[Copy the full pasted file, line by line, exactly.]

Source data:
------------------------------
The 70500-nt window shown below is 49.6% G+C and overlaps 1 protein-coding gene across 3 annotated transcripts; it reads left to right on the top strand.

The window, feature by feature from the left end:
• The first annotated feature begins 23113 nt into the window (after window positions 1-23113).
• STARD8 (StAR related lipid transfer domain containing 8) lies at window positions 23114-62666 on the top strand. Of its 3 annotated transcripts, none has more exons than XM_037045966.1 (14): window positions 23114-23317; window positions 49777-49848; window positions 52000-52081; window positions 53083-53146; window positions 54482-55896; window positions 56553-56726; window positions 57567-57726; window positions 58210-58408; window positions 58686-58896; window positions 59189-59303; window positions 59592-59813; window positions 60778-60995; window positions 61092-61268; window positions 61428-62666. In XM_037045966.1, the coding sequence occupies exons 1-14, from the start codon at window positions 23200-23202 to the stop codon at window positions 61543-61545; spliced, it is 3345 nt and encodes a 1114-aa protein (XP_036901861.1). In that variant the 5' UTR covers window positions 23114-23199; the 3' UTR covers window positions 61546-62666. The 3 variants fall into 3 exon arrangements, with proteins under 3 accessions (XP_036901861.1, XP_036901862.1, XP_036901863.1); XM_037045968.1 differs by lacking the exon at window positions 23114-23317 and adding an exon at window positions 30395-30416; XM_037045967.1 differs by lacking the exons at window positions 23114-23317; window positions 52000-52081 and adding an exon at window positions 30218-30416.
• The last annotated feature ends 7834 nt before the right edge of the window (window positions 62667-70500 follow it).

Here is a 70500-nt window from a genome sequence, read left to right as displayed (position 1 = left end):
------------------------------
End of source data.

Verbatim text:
The 70500-nt window shown below is 49.6% G+C and overlaps 1 protein-coding gene across 3 annotated transcripts; it reads left to right on the top strand.

The window, feature by feature from the left end:
• The first annotated feature begins 23113 nt into the window (after window positions 1-23113).
• STARD8 (StAR related lipid transfer domain containing 8) lies at window positions 23114-62666 on the top strand. Of its 3 annotated transcripts, none has more exons than XM_037045966.1 (14): window positions 23114-23317; window positions 49777-49848; window positions 52000-52081; window positions 53083-53146; window positions 54482-55896; window positions 56553-56726; window positions 57567-57726; window positions 58210-58408; window positions 58686-58896; window positions 59189-59303; window positions 59592-59813; window positions 60778-60995; window positions 61092-61268; window positions 61428-62666. In XM_037045966.1, the coding sequence occupies exons 1-14, from the start codon at window positions 23200-23202 to the stop codon at window positions 61543-61545; spliced, it is 3345 nt and encodes a 1114-aa protein (XP_036901861.1). In that variant the 5' UTR covers window positions 23114-23199; the 3' UTR covers window positions 61546-62666. The 3 variants fall into 3 exon arrangements, with proteins under 3 accessions (XP_036901861.1, XP_036901862.1, XP_036901863.1); XM_037045968.1 differs by lacking the exon at window positions 23114-23317 and adding an exon at window positions 30395-30416; XM_037045967.1 differs by lacking the exons at window positions 23114-23317; window positions 52000-52081 and adding an exon at window positions 30218-30416.
• The last annotated feature ends 7834 nt before the right edge of the window (window positions 62667-70500 follow it).

Here is a 70500-nt window from a genome sequence, read left to right as displayed (position 1 = left end):